Don't count the old man out just yet.
Jelly Belly Cycling rider Freddie Rodriguez won his fourth career USA Cycling Professional Men's Road Race championship Monday in Chattanooga at 39 years old, almost certainly the oldest rider in the field.
The veteran cyclist won his fourth national title -- but his first since 2004 -- in a bunch spring to the line, narrowly edging BMC Racing's Brent Bookwalter, who also was runner-up in the time trial race Saturday at the the Volkswagen Chattanooga plant.
"The beauty of cycling is that it keeps you young in a way," Rodriguez said after collecting his fourth Stars and Stripes jersey. "You're always on a bike and always watching your diet. It's an endurance sport, so it's something you can do for a long time.
"If I wanted to, I could still be racing at the Tour de France level, but I have three kids and a different reality of life now."
The riders left from downtown for a 100-mile route that brought them through downtown 11 times and had them climb and descend Lookout Mountain a grueling four times on a warm day.
This was the first national pro cycling championships in Chattanooga after the event spent the last seven years in Greenville, S.C.
"We had a similar climb in Greenville, but Lookout Mountain was fantastic," said King of the Mountains winner Tyler Wren. "It was lined with fans ... and it was a chance for the fans to relate with the riders because the speeds were lower.
"It really created an electric environment there on the climb."
For Rodriguez, known throughout his career more as a sprinter than a climber, Lookout Mountain concerned him coming into the race -- his first of the season after signing with Jelly Belly just a month ago.
"I was a little nervous that it was going to be too hard, just because of the climbing," he said. "I was expecting a seven-minute climb, and it being a 14-minute climb was right at the limit for me. But there was a such a long time to recover from the climb that it allowed for a rider like myself to make it."
Much of the early part of the race was controlled by a breakaway group of four or five riders that included Saturday's time trial winner Tom Zirbel, but the main group caught them toward the end of the climbing to set up the surge for the national title.
Heading into the final circuit through downtown, Bissell Cycling's Phillip Gaimon led a select group by more than 30 seconds and looked like he might take the win, but the group began reeling him back on the last trip across Veterans Bridge and caught him on McCallie Avenue, about a mile from the finish line.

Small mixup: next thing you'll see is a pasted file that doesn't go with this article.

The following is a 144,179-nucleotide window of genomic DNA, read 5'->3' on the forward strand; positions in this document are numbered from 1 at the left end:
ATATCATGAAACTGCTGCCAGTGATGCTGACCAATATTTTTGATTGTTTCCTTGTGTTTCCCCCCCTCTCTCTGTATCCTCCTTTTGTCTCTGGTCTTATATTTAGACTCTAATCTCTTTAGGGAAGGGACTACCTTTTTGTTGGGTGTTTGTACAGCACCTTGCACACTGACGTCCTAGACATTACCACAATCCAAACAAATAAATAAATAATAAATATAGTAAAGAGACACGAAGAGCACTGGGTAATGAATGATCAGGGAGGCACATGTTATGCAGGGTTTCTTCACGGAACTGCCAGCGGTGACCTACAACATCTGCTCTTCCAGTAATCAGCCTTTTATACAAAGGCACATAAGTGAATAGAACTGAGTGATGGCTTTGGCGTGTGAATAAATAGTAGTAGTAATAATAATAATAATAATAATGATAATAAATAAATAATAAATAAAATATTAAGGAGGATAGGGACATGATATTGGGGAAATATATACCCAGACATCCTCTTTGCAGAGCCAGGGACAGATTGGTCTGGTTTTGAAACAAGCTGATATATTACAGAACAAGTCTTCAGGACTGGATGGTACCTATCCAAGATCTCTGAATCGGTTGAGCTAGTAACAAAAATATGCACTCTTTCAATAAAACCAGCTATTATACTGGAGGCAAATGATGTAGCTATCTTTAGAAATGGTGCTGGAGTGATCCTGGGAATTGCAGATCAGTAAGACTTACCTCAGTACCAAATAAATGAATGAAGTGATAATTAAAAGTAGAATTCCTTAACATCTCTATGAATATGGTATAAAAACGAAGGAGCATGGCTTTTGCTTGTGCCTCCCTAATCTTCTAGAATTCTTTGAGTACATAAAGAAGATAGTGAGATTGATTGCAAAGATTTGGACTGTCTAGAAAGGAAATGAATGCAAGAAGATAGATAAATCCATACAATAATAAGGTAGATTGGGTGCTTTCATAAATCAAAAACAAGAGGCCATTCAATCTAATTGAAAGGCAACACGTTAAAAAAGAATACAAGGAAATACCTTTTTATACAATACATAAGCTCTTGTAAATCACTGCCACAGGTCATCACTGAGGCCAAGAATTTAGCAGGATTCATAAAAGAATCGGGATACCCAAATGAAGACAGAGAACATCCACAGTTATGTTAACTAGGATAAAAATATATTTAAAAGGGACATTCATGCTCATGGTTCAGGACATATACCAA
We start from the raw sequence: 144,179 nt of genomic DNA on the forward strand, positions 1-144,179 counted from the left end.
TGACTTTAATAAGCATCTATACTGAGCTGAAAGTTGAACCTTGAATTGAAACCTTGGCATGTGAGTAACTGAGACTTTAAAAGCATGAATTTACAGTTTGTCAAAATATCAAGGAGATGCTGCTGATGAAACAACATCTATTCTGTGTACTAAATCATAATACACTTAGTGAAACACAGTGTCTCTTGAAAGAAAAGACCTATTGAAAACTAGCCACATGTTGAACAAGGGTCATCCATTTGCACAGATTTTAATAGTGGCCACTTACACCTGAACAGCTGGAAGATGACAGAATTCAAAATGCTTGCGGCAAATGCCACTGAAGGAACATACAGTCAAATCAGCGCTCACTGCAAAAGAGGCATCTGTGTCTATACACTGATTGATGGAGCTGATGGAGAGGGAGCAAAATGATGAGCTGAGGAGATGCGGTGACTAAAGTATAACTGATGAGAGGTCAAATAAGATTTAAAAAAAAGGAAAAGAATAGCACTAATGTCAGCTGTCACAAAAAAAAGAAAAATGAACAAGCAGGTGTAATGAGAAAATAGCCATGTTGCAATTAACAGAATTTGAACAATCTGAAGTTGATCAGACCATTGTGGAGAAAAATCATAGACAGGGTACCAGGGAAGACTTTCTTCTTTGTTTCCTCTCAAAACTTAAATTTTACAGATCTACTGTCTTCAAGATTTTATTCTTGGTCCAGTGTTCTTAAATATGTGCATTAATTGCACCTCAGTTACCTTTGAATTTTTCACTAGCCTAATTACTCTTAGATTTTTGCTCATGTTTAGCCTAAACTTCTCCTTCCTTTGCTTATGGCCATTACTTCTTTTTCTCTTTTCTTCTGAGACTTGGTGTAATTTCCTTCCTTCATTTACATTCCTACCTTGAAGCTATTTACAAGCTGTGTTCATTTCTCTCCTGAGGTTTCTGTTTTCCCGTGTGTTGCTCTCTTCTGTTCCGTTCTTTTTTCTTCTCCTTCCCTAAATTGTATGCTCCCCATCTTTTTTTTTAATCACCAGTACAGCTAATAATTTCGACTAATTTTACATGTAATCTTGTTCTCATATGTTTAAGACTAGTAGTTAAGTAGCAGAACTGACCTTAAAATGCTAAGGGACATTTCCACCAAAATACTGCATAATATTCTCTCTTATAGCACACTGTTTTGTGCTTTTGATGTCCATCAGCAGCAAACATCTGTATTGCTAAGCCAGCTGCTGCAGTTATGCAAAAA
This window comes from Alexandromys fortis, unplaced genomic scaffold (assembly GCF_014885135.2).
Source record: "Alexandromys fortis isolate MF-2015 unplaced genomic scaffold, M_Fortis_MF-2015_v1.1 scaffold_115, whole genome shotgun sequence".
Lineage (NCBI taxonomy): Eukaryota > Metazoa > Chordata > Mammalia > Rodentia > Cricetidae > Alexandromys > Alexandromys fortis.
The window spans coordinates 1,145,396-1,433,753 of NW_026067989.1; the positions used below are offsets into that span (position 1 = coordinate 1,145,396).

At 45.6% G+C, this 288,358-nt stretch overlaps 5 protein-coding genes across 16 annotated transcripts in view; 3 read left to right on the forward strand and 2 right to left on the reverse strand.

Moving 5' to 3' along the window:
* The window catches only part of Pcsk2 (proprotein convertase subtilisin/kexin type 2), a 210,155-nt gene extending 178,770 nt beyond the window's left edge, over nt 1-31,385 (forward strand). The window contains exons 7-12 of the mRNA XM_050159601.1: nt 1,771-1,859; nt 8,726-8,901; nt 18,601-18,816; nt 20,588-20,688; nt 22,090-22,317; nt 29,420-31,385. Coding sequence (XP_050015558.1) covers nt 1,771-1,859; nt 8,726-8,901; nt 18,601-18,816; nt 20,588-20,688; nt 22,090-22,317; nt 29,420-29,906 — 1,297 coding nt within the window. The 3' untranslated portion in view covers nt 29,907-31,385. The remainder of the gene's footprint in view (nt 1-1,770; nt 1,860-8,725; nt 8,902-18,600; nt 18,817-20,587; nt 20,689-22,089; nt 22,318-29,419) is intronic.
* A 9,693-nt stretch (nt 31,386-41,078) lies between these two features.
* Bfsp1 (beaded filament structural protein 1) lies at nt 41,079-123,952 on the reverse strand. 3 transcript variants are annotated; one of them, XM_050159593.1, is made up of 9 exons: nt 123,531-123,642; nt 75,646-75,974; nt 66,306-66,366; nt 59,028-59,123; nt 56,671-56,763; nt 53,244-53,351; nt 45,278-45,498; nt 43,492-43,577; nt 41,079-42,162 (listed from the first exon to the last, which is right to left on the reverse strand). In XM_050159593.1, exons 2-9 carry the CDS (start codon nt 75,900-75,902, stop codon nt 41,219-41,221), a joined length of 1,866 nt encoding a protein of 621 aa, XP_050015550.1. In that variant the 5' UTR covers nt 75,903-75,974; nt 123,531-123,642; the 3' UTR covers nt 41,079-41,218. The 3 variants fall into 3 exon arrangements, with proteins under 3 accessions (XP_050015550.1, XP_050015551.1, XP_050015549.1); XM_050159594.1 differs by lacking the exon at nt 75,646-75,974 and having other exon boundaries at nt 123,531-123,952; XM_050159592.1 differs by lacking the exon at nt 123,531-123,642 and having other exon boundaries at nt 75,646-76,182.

That set up a bunch sprint for the finish, a situation tailor-made for the rider known as "Fast Freddie." He won in 4:06:56.
"That headwind was no fun," Gaimon said of the ride across the Tennessee River. "I was just staring at that speedometer trying to get those numbers back up. It was still 50-50 in my head at that point."
Third-place finisher Keil Reignen of the UnitedHealthcare team said he felt he was set up to win before a minor mechanical problem slowed him right before the turn from Seventh Street onto the finishing stretch down Market Street.
"The road was really bumpy there, so it was tough if you were shifting with the chain bouncing around," he said. "A lot of guys were suffering chains coming off on previous laps. It's just a really fast section with a lot of bumps."
Reignen said he was disappointed by the way his race ended after he and his team had such a good day.
"I had a lot of nerves before this weekend, which generally happens in races where I think I have a shot at winning," he said. "The goal coming here was to win, and the team rode for me to win. So that makes coming in third tough, but I'm definitely glad to be on the podium again."
Bookwalter had a great weekend in Chattanooga, where he lived for just over a year while his wife was finishing her degree at the University of Tennessee at Chattanooga, finishing second in both major competitions.
"I was the only BMC rider here this weekend but really proud to be here representing BMC and very appreciative for the team giving me the opportunity to show up here at nationals," Bookwalter said. "I'm always really motivated for this event, and I came here with the goal of being on the top step of the podium. So it's a little frustrating to miss it twice.
"The course here in Chattanooga was awesome. The people here were great in the city, and I'm excited that we have two more years here."
Contact Jim Tanner at firstname.lastname@example.org or 423-757-6478. Follow him on Twitter at www.twitter.com/JFTanner.
Jim Tanner has worked as assistant sports editor at the Times Free Press since late 2006. He started at the Times Free Press in 2001 and worked as a news copy/design editor from 2001 through 2006. In addition to working as a night and weekend editor producing local and national sports coverage for print and online readers, Jim occasionally writes local sports and outdoors stories. Jim grew up in Ringgold, Ga., and is a graduate ...